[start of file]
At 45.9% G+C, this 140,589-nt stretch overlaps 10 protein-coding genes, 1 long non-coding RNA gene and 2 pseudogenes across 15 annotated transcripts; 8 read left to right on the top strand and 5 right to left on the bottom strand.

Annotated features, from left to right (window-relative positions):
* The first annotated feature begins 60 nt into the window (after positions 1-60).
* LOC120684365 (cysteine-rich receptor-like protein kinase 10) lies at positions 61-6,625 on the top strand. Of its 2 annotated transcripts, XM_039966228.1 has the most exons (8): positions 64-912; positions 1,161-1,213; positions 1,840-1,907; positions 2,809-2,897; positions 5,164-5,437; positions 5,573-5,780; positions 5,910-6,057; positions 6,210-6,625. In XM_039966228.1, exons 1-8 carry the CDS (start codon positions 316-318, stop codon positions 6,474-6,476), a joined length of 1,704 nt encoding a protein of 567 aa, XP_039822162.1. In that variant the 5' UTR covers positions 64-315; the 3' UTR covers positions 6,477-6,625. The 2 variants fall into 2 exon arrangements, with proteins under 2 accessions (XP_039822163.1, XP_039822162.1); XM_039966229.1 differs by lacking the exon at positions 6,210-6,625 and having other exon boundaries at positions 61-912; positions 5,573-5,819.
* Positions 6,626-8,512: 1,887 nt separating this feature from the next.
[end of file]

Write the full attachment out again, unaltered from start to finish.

At 45.9% G+C, this 140,589-nt stretch overlaps 10 protein-coding genes, 1 long non-coding RNA gene and 2 pseudogenes across 15 annotated transcripts; 8 read left to right on the top strand and 5 right to left on the bottom strand.

Annotated features, from left to right (window-relative positions):
* The first annotated feature begins 60 nt into the window (after positions 1-60).
* LOC120684365 (cysteine-rich receptor-like protein kinase 10) lies at positions 61-6,625 on the top strand. Of its 2 annotated transcripts, XM_039966228.1 has the most exons (8): positions 64-912; positions 1,161-1,213; positions 1,840-1,907; positions 2,809-2,897; positions 5,164-5,437; positions 5,573-5,780; positions 5,910-6,057; positions 6,210-6,625. In XM_039966228.1, exons 1-8 carry the CDS (start codon positions 316-318, stop codon positions 6,474-6,476), a joined length of 1,704 nt encoding a protein of 567 aa, XP_039822162.1. In that variant the 5' UTR covers positions 64-315; the 3' UTR covers positions 6,477-6,625. The 2 variants fall into 2 exon arrangements, with proteins under 2 accessions (XP_039822163.1, XP_039822162.1); XM_039966229.1 differs by lacking the exon at positions 6,210-6,625 and having other exon boundaries at positions 61-912; positions 5,573-5,819.
* Positions 6,626-8,512: 1,887 nt separating this feature from the next.